As he went deeper into the idea of a common humanity, Mathabane spoke about the significance of accepting differences. Though we all come from different backgrounds and cultures, we are all residents of a single planet, he argued, making us all global citizens. And as global citizens, we should do all that we can to help our fellow citizens, no matter who they are or where they come from.


“We are here. This is our home. We have to make it the best home possible for all, which is why we must recognize that differences need not inspire hatred or fear, because they are the lifeblood of a vibrant and progressive society […] My expectation is that you will fulfill your potential. You will make a difference in the lives of others. That you will be the leaders of the future. And this future that we’re talking about takes place in a global world…You have to be a global citizen.”


Because of the impoverished life he lived throughout his childhood, Mark Mathabane also emphasized the importance of luck in the lives of Dublin High students. He counseled his audience to be grateful for every part of their life.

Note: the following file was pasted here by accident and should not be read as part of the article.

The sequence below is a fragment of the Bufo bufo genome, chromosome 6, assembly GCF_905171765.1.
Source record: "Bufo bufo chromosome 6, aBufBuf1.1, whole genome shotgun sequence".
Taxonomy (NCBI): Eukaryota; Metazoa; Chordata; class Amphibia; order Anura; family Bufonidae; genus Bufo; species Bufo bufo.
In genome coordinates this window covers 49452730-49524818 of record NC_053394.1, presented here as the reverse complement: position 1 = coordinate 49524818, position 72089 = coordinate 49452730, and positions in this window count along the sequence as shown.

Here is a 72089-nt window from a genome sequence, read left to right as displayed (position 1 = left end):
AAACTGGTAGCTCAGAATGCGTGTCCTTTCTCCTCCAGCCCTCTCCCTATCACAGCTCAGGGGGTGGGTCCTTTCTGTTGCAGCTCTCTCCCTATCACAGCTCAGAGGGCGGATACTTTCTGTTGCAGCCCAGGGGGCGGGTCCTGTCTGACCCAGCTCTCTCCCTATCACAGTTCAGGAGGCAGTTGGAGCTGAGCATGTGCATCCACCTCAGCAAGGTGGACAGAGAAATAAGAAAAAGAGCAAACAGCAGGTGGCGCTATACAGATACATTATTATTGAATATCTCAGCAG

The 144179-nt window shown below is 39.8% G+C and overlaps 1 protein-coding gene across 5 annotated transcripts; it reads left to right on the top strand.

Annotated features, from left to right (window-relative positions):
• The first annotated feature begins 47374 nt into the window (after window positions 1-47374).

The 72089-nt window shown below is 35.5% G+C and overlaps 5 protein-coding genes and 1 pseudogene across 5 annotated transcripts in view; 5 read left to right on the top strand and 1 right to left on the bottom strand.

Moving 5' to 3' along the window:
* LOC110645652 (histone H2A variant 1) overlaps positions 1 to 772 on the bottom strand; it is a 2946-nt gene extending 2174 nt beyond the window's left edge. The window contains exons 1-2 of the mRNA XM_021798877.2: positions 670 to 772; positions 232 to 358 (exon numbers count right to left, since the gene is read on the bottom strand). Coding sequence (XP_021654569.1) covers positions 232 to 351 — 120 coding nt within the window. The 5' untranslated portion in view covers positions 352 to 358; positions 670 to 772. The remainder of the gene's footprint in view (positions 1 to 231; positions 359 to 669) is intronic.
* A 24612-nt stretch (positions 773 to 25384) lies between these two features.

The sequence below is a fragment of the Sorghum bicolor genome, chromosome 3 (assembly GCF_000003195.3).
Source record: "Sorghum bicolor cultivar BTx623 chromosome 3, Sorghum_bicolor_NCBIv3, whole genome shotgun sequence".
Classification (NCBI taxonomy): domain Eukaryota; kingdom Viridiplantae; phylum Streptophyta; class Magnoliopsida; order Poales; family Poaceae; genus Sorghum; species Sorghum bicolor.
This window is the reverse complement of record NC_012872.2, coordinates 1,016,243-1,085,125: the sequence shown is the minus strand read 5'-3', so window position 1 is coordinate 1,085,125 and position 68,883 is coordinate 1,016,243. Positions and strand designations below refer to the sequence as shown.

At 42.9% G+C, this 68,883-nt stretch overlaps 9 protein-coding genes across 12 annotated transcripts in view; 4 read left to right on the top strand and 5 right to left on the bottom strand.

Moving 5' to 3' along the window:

“Be thankful for the little things, the comforts in your life. You may not think they are a big deal, but having a bed is a big deal. Having food is a big deal. Having shoes, having clothes, is a big deal.”


Finally, he finished his speech with motivation, urging the students in the audience to try and change the world.


“Together, you will work to not only create a better world for all, but to make sure that no human child ever goes through what I went through. And I know you will. I absolutely know you will. The reason I know that is because despite all your privilege, despite all the comforts in your lives and the many choices you have, you decided, after you were exposed to my life story, to care, to express empathy. That tells me that not only did you feel my pain, but you will do something to alleviate it when you become that leader that I know you will become […] Make the best of that luck. That’s all there is – you could have been born elsewhere, but you were not, you were born in America. Thank you.”